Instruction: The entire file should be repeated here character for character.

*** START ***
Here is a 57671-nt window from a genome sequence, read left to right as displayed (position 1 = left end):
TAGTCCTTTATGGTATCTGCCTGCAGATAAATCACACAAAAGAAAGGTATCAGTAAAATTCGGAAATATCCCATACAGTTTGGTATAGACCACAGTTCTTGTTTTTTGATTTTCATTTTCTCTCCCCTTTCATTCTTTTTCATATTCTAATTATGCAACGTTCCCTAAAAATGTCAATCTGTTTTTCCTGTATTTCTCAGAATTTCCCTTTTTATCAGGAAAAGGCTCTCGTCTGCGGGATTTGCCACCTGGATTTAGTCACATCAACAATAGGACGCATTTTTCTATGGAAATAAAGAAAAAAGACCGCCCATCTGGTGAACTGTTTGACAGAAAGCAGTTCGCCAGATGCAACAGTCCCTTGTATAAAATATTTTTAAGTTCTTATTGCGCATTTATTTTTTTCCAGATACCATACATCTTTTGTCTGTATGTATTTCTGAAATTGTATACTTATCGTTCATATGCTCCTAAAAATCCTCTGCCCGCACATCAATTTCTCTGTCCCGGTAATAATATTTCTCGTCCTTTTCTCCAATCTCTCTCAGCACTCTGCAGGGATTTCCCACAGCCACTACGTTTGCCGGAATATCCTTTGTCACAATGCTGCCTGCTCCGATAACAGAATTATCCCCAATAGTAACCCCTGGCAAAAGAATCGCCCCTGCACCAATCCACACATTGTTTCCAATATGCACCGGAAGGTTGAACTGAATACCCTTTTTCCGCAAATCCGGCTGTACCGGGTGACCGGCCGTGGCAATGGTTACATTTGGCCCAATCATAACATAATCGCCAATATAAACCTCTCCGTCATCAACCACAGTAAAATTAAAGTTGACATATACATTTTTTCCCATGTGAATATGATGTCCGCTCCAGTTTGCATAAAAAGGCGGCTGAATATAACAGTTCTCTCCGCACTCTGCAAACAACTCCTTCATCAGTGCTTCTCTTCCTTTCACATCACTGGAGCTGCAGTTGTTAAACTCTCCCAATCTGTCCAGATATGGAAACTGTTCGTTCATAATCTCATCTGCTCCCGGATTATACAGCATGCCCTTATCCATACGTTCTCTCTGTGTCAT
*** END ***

Here is a 57671-nt window from a genome sequence, read left to right as displayed (position 1 = left end):
TAGTCCTTTATGGTATCTGCCTGCAGATAAATCACACAAAAGAAAGGTATCAGTAAAATTCGGAAATATCCCATACAGTTTGGTATAGACCACAGTTCTTGTTTTTTGATTTTCATTTTCTCTCCCCTTTCATTCTTTTTCATATTCTAATTATGCAACGTTCCCTAAAAATGTCAATCTGTTTTTCCTGTATTTCTCAGAATTTCCCTTTTTATCAGGAAAAGGCTCTCGTCTGCGGGATTTGCCACCTGGATTTAGTCACATCAACAATAGGACGCATTTTTCTATGGAAATAAAGAAAAAAGACCGCCCATCTGGTGAACTGTTTGACAGAAAGCAGTTCGCCAGATGCAACAGTCCCTTGTATAAAATATTTTTAAGTTCTTATTGCGCATTTATTTTTTTCCAGATACCATACATCTTTTGTCTGTATGTATTTCTGAAATTGTATACTTATCGTTCATATGCTCCTAAAAATCCTCTGCCCGCACATCAATTTCTCTGTCCCGGTAATAATATTTCTCGTCCTTTTCTCCAATCTCTCTCAGCACTCTGCAGGGATTTCCCACAGCCACTACGTTTGCCGGAATATCCTTTGTCACAATGCTGCCTGCTCCGATAACAGAATTATCCCCAATAGTAACCCCTGGCAAAAGAATCGCCCCTGCACCAATCCACACATTGTTTCCAATATGCACCGGAAGGTTGAACTGAATACCCTTTTTCCGCAAATCCGGCTGTACCGGGTGACCGGCCGTGGCAATGGTTACATTTGGCCCAATCATAACATAATCGCCAATATAAACCTCTCCGTCATCAACCACAGTAAAATTAAAGTTGACATATACATTTTTTCCCATGTGAATATGATGTCCGCTCCAGTTTGCATAAAAAGGCGGCTGAATATAACAGTTCTCTCCGCACTCTGCAAACAACTCCTTCATCAGTGCTTCTCTTCCTTTCACATCACTGGAGCTGCAGTTGTTAAACTCTCCCAATCTGTCCAGATATGGAAACTGTTCGTTCATAATCTCATCTGCTCCCGGATTATACAGCATGCCCTTATCCATACGTTCTCTCTGTGTCAT